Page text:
Remote Work Blog

Advice and Guidance on Going Remote

    Love Your Current Office Job But Want To Make It Remote? Here’s How!

    If you’ve been following the remote work movement that’s happening on a global scale, it’s obvious that remote work is on the rise. But going remote doesn’t have to mean leaving your current job if it’s one that you love. You may be able to negotiate remote arrangements with your existing employer.

    We’re riding the wave here at Remote Work Hub; connecting job seekers with remote roles offered by forward-thinking employers the world over. And the majority of roles can give you the flexibility to work remotely from wherever you are happiest – provided there’s good WiFi of course!

    But transitioning to remote work doesn’t necessarily mean you have to ditch the office job you currently love and start hunting for a remote role with another company.

    If you really love the company you work for but hate the commute and no longer take pleasure in the office antics and watercooler conversations, then perhaps you can negotiate with your boss to make your current role remote.

    Great idea, right?

    Love Your Current Office Job But Want to Make It Remote_ Here’s How!

    But before you get too excited, your boss might need some convincing that this arrangement can also benefit the company. Many employers yet to transition to a remote-friendly workplace have trust issues and still hold onto the mindset that people working away from the office aren’t as productive without a boss looking over their shoulder.

    We know that this is not the case, by the way – but if your boss is a little ‘old school’ then you might need a well-thought out case in order to convince your employer that remote work can work. Better still, that remote work can improve the way you work so they reap the benefits in more ways than one.


    So, if you’d like to go remote with your existing job then here are our guidelines to help make that happen.

    Be Prepared and Gather Evidence To Support Your Case

    Know what you are in for

    Many of us dream of a 2 hour work day and tapping away at a laptop while relaxing on the beach. But remote work is rarely that – it’s still work! It’s important you have realistic expectations of what will be required of you in order to make it work.  How will you overcome feelings of loneliness and isolation working away from your office colleagues? How will you keep yourself motivated? How will you manage your workload and not fall into the trap of overworking? The rewards when working remotely can be tremendous but knowing what some of the challenges are upfront can help you to overcome any obstacles to success and ensure you use remote working to your best advantage.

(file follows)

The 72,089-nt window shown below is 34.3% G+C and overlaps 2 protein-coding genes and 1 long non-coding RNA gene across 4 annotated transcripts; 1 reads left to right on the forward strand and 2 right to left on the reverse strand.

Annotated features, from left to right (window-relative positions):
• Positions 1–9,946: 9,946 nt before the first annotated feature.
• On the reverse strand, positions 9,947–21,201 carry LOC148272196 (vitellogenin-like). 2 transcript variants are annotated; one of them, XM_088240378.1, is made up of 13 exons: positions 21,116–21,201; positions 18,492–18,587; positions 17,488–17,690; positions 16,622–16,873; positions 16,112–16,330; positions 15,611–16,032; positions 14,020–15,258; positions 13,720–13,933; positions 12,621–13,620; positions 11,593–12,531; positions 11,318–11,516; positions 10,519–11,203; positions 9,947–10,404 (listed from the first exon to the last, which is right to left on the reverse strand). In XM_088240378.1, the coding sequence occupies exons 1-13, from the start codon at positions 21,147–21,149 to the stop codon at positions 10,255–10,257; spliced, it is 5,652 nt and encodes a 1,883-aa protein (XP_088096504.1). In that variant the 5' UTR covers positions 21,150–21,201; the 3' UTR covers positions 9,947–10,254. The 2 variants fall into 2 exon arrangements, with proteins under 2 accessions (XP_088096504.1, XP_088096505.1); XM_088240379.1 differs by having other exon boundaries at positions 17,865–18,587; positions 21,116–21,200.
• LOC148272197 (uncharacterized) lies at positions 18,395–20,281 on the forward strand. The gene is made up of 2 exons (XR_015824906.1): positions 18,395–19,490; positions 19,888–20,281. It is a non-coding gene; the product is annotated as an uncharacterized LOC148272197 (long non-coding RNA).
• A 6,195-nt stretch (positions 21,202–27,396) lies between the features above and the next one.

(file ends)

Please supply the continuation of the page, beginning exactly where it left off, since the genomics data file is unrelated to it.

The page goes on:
Determine whether your job can be done just as effectively, remotely

    Not every job is suitable for remote work – the very nature of some roles will still require them to be performed from the company’s central office. You should evaluate whether your job can be done remotely. Draw up a spreadsheet, type up everything you do and flag anything that might be tricky to deliver remotely. Think about ways you could handle that work so you have well-thought out options to present to your employer.

    Ensure you have a conducive work environment away from the office

    There’s no point rallying to go remote if you don’t have a conducive work environment away from the company office. Do you have an office area setup at home? Do you have a fast and reliable computer and Internet connection? If not, you really need to get that sorted out before you ask to work remotely. You could work from a coffee shop or coworking space occasionally, but majority of the time you’ll be working from home. So make sure you have the right setup there.